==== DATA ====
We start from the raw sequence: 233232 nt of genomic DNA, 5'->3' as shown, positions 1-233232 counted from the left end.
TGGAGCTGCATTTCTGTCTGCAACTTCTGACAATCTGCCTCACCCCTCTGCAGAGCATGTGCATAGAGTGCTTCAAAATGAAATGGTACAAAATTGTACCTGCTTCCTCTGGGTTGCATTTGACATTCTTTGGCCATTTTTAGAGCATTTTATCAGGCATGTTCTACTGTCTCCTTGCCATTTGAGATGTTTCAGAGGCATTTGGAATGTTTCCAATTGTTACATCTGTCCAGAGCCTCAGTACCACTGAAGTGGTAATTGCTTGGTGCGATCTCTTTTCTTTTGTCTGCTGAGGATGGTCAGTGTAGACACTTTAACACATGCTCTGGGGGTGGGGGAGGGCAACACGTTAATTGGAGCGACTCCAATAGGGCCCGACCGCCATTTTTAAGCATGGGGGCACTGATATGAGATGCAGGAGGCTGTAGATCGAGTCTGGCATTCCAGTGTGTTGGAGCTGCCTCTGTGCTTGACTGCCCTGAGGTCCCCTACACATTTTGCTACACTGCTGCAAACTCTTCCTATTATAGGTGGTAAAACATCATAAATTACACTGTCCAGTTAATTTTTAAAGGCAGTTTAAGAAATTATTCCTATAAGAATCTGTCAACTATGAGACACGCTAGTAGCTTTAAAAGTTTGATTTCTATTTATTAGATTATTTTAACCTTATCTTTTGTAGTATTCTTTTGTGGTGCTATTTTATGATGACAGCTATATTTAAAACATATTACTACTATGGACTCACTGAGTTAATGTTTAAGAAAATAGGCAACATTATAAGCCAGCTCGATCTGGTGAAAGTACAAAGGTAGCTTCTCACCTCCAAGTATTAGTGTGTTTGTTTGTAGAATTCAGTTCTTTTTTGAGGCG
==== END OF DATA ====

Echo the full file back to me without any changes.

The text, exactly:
We start from the raw sequence: 233232 nt of genomic DNA, 5'->3' as shown, positions 1-233232 counted from the left end.
TGGAGCTGCATTTCTGTCTGCAACTTCTGACAATCTGCCTCACCCCTCTGCAGAGCATGTGCATAGAGTGCTTCAAAATGAAATGGTACAAAATTGTACCTGCTTCCTCTGGGTTGCATTTGACATTCTTTGGCCATTTTTAGAGCATTTTATCAGGCATGTTCTACTGTCTCCTTGCCATTTGAGATGTTTCAGAGGCATTTGGAATGTTTCCAATTGTTACATCTGTCCAGAGCCTCAGTACCACTGAAGTGGTAATTGCTTGGTGCGATCTCTTTTCTTTTGTCTGCTGAGGATGGTCAGTGTAGACACTTTAACACATGCTCTGGGGGTGGGGGAGGGCAACACGTTAATTGGAGCGACTCCAATAGGGCCCGACCGCCATTTTTAAGCATGGGGGCACTGATATGAGATGCAGGAGGCTGTAGATCGAGTCTGGCATTCCAGTGTGTTGGAGCTGCCTCTGTGCTTGACTGCCCTGAGGTCCCCTACACATTTTGCTACACTGCTGCAAACTCTTCCTATTATAGGTGGTAAAACATCATAAATTACACTGTCCAGTTAATTTTTAAAGGCAGTTTAAGAAATTATTCCTATAAGAATCTGTCAACTATGAGACACGCTAGTAGCTTTAAAAGTTTGATTTCTATTTATTAGATTATTTTAACCTTATCTTTTGTAGTATTCTTTTGTGGTGCTATTTTATGATGACAGCTATATTTAAAACATATTACTACTATGGACTCACTGAGTTAATGTTTAAGAAAATAGGCAACATTATAAGCCAGCTCGATCTGGTGAAAGTACAAAGGTAGCTTCTCACCTCCAAGTATTAGTGTGTTTGTTTGTAGAATTCAGTTCTTTTTTGAGGCG